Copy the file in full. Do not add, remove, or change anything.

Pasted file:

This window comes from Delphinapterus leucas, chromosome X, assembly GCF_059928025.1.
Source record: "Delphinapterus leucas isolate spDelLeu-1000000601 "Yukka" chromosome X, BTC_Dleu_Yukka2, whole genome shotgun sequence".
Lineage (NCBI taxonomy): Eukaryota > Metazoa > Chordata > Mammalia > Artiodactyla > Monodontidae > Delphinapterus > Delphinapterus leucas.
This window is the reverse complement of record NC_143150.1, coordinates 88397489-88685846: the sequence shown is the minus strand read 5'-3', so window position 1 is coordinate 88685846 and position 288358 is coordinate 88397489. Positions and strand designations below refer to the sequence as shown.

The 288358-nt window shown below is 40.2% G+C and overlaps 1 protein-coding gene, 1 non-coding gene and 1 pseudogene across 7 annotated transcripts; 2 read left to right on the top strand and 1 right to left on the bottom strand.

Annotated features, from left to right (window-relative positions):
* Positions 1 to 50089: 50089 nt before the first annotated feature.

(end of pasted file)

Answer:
This window comes from Delphinapterus leucas, chromosome X, assembly GCF_059928025.1.
Source record: "Delphinapterus leucas isolate spDelLeu-1000000601 "Yukka" chromosome X, BTC_Dleu_Yukka2, whole genome shotgun sequence".
Lineage (NCBI taxonomy): Eukaryota > Metazoa > Chordata > Mammalia > Artiodactyla > Monodontidae > Delphinapterus > Delphinapterus leucas.
This window is the reverse complement of record NC_143150.1, coordinates 88397489-88685846: the sequence shown is the minus strand read 5'-3', so window position 1 is coordinate 88685846 and position 288358 is coordinate 88397489. Positions and strand designations below refer to the sequence as shown.

The 288358-nt window shown below is 40.2% G+C and overlaps 1 protein-coding gene, 1 non-coding gene and 1 pseudogene across 7 annotated transcripts; 2 read left to right on the top strand and 1 right to left on the bottom strand.

Annotated features, from left to right (window-relative positions):
* Positions 1 to 50089: 50089 nt before the first annotated feature.